18
$\begingroup$

For context, I'm considering a story similar to the Netfilx TV show The 100 in which humanity has to recolonize the Earth following a major extinction-level event. I'm aiming for the society they recreate to be similar to our current one. Everything from technology to cities to daily life is almost identical to ours with the only major difference being geopolitics. So my question is: Is it possible, given a global catastrophic event in which humanity needs to repopulate the Earth, for technological development to "freeze" for, say, 100 years or so since human efforts would be geared towards resettling the Earth? I'm aiming for a modern dark age that doesn't involve the loss of current tech but rather a temporary slow down or halt of technological development. So that, for example, by 2150 or 2200, we've only progressed maybe 40-50 years technologically from where we are now.

$\endgroup$
  • 10
    $\begingroup$ How much do you envisage human population being reduced by the event? Humans don't actually breed very quickly, and recovering from a major loss of population might take much longer than you seem to have provided for. This is not the kind of question that TV writers consider, but SF writers have a more demanding audience. $\endgroup$ – John Dallman May 9 at 9:10
  • $\begingroup$ My idea is that human population has been significantly reduced. So, largely, there are those who escaped of world and those who were left behind. I'm thinking that those who escaped off world return come to recolonize but find that there are pockets of civilization that survived and continued. Since the disaster caused efforts to shift from tech development to repopulation, they too as held back technologically. So to give a number, say there are about 500 million left. A fee thousand that have gone to space, a few hundred thousand in underground bunkers/Arks while others just survived expose $\endgroup$ – Noah May 9 at 9:14
  • 4
    $\begingroup$ @Noah: 500 million left? But that's around the maximum sustainable population of the Earth, so why would you WANT to increase population? WRT technology, note that modern technology was developed & manufactured by a very small fraction of the world's population. $\endgroup$ – jamesqf May 9 at 17:31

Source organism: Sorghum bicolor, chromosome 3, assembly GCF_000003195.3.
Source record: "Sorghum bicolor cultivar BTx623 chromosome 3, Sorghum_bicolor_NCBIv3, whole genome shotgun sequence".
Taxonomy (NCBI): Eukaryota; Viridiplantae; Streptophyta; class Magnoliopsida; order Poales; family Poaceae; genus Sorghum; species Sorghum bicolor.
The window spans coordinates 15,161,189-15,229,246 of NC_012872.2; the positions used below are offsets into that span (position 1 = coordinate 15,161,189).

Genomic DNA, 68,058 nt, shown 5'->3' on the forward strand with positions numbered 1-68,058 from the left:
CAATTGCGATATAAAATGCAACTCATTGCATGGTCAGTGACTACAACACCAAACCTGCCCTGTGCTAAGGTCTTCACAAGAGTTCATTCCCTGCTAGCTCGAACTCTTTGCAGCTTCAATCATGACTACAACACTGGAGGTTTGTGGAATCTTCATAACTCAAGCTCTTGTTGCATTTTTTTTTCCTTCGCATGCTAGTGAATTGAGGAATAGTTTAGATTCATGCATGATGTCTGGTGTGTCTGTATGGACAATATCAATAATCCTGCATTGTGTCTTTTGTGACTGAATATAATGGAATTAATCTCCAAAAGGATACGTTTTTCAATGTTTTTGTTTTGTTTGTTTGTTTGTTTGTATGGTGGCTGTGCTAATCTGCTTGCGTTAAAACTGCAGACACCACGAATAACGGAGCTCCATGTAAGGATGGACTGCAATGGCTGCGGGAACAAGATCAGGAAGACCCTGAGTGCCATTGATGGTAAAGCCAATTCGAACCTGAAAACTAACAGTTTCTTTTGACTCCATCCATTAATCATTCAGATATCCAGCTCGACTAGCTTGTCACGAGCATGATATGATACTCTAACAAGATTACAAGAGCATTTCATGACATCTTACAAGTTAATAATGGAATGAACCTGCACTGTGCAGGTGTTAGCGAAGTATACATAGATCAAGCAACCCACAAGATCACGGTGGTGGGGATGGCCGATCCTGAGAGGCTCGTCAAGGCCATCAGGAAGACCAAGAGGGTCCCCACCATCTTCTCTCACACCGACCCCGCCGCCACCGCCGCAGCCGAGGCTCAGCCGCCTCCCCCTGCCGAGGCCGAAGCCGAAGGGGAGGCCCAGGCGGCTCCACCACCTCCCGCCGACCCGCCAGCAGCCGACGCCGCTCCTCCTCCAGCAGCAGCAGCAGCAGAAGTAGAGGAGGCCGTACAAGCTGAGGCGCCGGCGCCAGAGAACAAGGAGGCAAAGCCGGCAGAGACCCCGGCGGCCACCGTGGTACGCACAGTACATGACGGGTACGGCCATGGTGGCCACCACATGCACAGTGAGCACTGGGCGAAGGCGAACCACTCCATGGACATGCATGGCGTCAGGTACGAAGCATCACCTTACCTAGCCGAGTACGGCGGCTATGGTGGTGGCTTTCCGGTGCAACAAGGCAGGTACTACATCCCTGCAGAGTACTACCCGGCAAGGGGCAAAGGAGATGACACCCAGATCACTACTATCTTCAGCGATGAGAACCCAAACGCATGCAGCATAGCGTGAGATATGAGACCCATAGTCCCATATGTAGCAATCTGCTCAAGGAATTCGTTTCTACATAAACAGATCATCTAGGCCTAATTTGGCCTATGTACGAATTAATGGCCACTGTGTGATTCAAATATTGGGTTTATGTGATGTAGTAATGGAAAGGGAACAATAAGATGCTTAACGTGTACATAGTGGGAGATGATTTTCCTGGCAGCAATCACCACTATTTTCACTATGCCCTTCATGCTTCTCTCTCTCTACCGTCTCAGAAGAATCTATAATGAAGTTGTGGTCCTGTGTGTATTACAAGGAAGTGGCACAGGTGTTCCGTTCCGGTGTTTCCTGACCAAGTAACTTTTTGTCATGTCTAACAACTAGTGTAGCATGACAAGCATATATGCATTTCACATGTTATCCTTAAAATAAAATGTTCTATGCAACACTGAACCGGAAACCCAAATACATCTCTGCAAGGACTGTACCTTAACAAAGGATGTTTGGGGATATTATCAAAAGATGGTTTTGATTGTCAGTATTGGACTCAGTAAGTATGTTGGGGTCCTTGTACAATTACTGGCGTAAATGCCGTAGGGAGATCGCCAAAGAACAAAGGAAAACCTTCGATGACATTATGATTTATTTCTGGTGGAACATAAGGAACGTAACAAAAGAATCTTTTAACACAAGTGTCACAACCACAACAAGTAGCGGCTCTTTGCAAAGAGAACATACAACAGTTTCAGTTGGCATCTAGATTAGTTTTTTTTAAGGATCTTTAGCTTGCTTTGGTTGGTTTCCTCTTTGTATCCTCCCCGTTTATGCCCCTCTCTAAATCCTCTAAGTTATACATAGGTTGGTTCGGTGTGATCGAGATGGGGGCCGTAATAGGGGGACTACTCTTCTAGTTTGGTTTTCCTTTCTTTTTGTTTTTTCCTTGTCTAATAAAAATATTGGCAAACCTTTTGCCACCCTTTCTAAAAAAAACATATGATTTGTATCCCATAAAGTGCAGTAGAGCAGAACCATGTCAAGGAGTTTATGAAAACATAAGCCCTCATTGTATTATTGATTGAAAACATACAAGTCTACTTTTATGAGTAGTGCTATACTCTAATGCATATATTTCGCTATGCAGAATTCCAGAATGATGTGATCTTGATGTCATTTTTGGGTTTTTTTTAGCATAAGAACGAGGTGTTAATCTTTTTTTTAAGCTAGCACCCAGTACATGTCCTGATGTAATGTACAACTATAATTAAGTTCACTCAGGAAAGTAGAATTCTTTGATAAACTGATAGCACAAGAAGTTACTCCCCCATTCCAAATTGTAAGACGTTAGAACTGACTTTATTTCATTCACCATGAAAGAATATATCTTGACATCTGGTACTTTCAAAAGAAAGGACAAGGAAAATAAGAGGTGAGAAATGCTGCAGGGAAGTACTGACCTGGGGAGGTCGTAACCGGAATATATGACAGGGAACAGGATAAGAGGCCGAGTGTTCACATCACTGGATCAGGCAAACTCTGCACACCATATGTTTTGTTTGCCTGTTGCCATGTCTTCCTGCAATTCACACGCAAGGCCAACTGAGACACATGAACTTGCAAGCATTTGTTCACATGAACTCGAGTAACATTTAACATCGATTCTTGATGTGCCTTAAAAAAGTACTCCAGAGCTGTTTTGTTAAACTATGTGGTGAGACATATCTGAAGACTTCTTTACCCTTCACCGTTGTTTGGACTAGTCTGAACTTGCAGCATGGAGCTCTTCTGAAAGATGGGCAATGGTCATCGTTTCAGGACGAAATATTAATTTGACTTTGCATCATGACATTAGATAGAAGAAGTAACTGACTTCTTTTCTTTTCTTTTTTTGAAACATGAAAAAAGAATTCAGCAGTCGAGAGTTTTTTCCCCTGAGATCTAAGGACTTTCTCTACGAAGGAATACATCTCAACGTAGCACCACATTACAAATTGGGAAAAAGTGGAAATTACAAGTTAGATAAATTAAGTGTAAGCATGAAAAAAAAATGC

• 4
    $\begingroup$ @Noah: Huh? But 500 million is about the current population of the US and Western Europe combined. In terms of technology, the rest of the world, and a good fraction of the US+Europe population, is pretty much irrelevant. $\endgroup$ – jamesqf May 10 at 4:30
  • 4
    $\begingroup$ The so-called "Dark Ages" had plenty of technological developments and innovation. What it lacked was widespread documentation or historical records to shed light on what life was like during that time period. Just because a train enters a tunnel, doesn't mean it stops moving! $\endgroup$ – Chronocidal May 11 at 8:05
7
$\begingroup$

There's quite a few good answers already here, so I'd like to focus on the questions itself...

Is it possible, given a global catastrophic event in which humanity needs to repopulate the Earth, for technological development to "freeze" for, say, 100 years or so since human efforts would be geared towards resettling the Earth? I'm aiming for a modern dark age that doesn't involve the loss of current tech but rather a temporary slow down or halt of technological development. So that, for example, by 2150 or 2200, we've only progressed maybe 40-50 years technologically from where we are now.

In the case of a cataclysmic event in which most of the Earth's population is wiped out, there would have to be a very good reason motivating people to continue to try to increase technologically. Since survival would become the most important issue, most of modern technological development would be useless and hence worthless.